Pep’s pandering ahead of the Man City-Arsenal clash.


We’ve been down this road many times, for Pep is a master of the pre-match presser mindgames. He studiously avoids offering any opponent any motivational material and focuses instead on fluffing their pillow, downplaying any compliments to his side and heaping them on his opposite. This seems to reach another level when it involves his former coneman and protégé. At times, it feels like any honour Arteta earns is but the moon reflecting light back to its source.

To be clear, it’s natural on one level for the teacher to feel proud about his student’s achievements, but Pep has mastered the passive-aggressive mindgames. He started by pointing out that Man City’s preseason will finish “two weeks later than Arsenal” and “we start[ed] two weeks later than Arsenal, so we are not in the best best way”. The insinuation there is that we are therefore both better-prepared and better-rested. If such scheduling is indeed so advantageous, one might suspect that a megamind of Guardiola’s stature would insist on similar scheduling. Arteta must have just outwitted him there.

Pep went on to explain that, “in the first part of the [2023-24] season, we have to avoid to drop too much…don’t let opponents…run away.” Setting expectations low, eh? Pretty clever. He probably anticipates a drop-off in intensity within the squad; it can be hard to find the same motivation and intensity after such a glut of trophies, even for a side as recently-successful as this one. Losing Gündoğan and Mahrez may also lead to a drop-off, and Pep would do well to manage expectations. That’s just part of a manager’s job, after all.

Speaking of Man City’s very-quiet transfer business, Pep offered this: “when we lost these type of players, we have to go to the market to buy replacements…[it] doesn’t cost 10 millions, 20, 30, 40, 50…no, it’s more expensive than that.” The emphasis on “market” is his, not mine; it sounded as if Pep was genuinely taken aback at the idea that his club would have to bargain-shopping and could not afford to buy players at more than a £50m fee. That might as a surprise to Shekih Mansour, or it may even reveal that all of those pesky financial violations—sorry, alleged violations—might actually come with some consequences. I would suggest not yet holding your breath, though.

Asked about our signing of Declan Rice and other transfers, Pep said that he “is a really important player. Arsenal bought an incredible incredible player…they bought ‘starting XI’ players, really good all of them.” Here, he did sound just a teensy bit concerned as he pondered Man City’s lack of activity in the transfer market and the fact that we’ve signed, by his own estimation, three players capable of starting for most if not all squads. Is that an objective statement, or one designed to inflate expectations and therefor pressure on those signings to prove they’re worth the money? Something in me inclines me to believe the latter over the former.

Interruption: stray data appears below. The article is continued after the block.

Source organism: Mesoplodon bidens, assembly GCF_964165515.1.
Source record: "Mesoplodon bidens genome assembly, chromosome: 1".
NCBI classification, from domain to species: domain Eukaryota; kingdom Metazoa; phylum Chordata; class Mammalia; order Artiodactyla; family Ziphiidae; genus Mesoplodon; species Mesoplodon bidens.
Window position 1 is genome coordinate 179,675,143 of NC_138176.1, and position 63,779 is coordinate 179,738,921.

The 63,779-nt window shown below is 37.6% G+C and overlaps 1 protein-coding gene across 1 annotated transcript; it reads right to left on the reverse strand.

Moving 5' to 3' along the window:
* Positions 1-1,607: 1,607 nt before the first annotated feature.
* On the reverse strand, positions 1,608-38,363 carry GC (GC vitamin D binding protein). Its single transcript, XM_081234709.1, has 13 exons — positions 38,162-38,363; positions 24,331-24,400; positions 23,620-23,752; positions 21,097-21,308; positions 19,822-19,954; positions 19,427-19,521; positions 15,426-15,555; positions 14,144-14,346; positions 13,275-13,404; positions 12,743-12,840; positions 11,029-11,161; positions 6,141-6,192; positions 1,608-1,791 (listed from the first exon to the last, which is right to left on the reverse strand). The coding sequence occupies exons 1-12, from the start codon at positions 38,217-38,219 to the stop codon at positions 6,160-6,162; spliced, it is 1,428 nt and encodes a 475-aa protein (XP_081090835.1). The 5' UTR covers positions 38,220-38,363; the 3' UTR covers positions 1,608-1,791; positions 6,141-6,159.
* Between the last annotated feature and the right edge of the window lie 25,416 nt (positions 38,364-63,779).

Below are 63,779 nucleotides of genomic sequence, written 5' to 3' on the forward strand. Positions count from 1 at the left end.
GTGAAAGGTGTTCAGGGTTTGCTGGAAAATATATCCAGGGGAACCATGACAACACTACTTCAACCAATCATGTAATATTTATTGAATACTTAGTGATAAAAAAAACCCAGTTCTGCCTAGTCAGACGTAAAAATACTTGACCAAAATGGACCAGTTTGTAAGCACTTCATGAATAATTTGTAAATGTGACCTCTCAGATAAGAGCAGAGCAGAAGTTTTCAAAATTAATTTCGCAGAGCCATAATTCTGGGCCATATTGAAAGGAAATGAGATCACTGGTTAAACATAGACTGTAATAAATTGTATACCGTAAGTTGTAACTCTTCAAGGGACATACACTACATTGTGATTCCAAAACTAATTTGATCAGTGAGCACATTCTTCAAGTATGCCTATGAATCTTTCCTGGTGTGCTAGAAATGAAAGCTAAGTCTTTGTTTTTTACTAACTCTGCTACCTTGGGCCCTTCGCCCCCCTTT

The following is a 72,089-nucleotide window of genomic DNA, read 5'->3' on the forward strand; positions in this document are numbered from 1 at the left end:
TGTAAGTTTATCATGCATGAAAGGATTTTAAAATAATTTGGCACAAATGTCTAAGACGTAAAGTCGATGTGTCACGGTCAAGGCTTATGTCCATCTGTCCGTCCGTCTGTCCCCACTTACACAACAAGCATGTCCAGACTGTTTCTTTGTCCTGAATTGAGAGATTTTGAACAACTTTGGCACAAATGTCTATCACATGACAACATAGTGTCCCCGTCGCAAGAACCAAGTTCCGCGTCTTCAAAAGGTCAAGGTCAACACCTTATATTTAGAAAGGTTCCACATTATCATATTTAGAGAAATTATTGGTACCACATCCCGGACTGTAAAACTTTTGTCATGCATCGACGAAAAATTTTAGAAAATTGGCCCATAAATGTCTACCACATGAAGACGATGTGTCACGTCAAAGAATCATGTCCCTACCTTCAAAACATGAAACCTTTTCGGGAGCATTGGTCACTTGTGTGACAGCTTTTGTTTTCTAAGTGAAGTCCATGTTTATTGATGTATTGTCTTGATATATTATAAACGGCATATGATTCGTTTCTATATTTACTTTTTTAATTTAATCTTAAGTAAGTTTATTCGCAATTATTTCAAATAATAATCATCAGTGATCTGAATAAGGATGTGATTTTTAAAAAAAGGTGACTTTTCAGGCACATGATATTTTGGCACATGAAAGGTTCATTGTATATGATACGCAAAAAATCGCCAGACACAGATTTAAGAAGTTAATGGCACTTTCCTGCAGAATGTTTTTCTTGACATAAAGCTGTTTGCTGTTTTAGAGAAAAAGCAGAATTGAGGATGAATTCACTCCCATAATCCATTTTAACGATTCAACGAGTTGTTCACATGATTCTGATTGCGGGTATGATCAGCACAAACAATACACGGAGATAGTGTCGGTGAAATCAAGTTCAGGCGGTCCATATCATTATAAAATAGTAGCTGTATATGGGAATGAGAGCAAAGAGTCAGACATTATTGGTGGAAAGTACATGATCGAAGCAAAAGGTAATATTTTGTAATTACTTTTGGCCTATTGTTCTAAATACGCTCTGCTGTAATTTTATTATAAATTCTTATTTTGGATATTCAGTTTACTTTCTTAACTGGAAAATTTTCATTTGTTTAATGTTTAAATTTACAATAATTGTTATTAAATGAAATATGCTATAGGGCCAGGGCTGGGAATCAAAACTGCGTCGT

In closing, Pep talked about his one-time coneman by saying that “Wenger installed the club in that position [as one of the greatest]…and Mikel brought the club back up in the position it was in all the time.” Stopping short of directly complimenting Mikel, Pep found a way to thread the rock and a hard place of heaping praise on Wenger and shoveling pressure on Mikel, who has apparently already brought this club of ours back to the position that Wenger, “one of the greatest,” brought it to. Those words imply then that if Mikel fails to take the next step of leading Arsenal to real silverware—not just a Community Shield, a League Cup, an FA Cup, but real silverware—would be a massive disappointment.

He’s just doing what he does. The question that remains then is this: what will we do if this season falls short of the massive expectations that already swirl or roil around it?

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9 thoughts on “Pep’s pandering ahead of the Man City-Arsenal clash.

  1. A Simple Truth

    firstly, the Community Shield is a nothing burger of an affair, albeit it’s far more interesting when we’re facing someone of this import…secondly, being Pep’s underling has never been a gateway to managerial success, far from it in fact…most micromanagers don’t make the best of mentors, which is likely why none of Wenger’s former minions ever accomplished jack-squat from a coaching/managerial perspective…as far as this matchup goes, it’s all about baby steps for MA…so far he’s yet to prove that he deserves to be on the same pitch as his former boss…of course, that could all change in due course, but not until we learn how to score at a more consistent rate against this Pep-led side and likewise devise a way to tactically stifle the one-two punch of Rodri and DeBruyne